A Russian ship that has been trapped in thick Antarctic ice since Christmas Eve is on the verge of being rescued as a Chinese icebreaker named the Snow Dragon draws near.
MV Akademik Shokalskiy, which has been on a research expedition to Antarctica, became stuck on Tuesday after a blizzard pushed sea ice around the ship, freezing it in place.
Despite being unable to move, the vessel wasn't in danger of sinking and there were plenty of supplies for the 74 scientist, tourists and crew on board.
Maritime authorities received the ship's distress signal on Christmas Day and sent three icebreakers to assist.
By Friday afternoon the Snow Dragon had advanced to the edge of the sea ice surrounding the MV Akademik Shokalskiy, but still faced the task of making its way through 20 kilometres (12 miles) of dense pack ice.
The Snow Dragon was hoping to reach the vessel by Friday evening, but changing weather conditions and the thickness of the ice could slow its progress, said Andrea Hayward-Maher, spokeswoman for the Australian Maritime Safety Authority, which is coordinating the rescue.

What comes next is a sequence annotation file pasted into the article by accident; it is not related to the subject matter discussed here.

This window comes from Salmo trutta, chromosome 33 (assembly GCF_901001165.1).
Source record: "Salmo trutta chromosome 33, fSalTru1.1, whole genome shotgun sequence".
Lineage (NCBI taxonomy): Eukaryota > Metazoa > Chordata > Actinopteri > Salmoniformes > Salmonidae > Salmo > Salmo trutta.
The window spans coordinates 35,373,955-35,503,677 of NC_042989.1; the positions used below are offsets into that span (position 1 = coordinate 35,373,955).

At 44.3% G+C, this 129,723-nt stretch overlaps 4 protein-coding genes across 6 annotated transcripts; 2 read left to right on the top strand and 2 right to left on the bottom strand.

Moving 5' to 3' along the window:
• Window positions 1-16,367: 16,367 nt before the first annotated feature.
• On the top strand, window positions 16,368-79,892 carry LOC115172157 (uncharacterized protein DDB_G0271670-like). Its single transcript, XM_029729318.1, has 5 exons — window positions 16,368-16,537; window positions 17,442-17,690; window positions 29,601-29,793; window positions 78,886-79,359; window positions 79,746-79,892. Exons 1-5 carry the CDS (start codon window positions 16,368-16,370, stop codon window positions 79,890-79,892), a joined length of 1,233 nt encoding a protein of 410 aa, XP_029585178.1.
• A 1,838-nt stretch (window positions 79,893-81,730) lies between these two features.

Expedition leader Chris Turney said it may take the Snow Dragon until Saturday (28 December) to break through.
"We're all just on tenterhooks at the moment, waiting to find out [how long it will take]", Turney said by satellite phone. "Morale is really good."
The team on board the ship set out from New Zealand on 28 November and had been recreating Australian explorer Douglas Mawson's century-old voyage to Antarctica.
Turney said that they plan to continue the expedition once they have been freed.
Passengers and crew have had to deal with blizzard conditions, including winds up to 70 kilometres per hour (40 miles per hour), but the weather had calmed considerably by Friday, Turney said.
"The blizzard we had yesterday was quite extraordinary - it's not nice when you can feel the ship shaking," he said.
Despite their predicament, the scientists have continued their research while stranded, counting birds in the area and drilling through the ice surrounding the ship to photograph sea life.
Additional reporting by APReuse content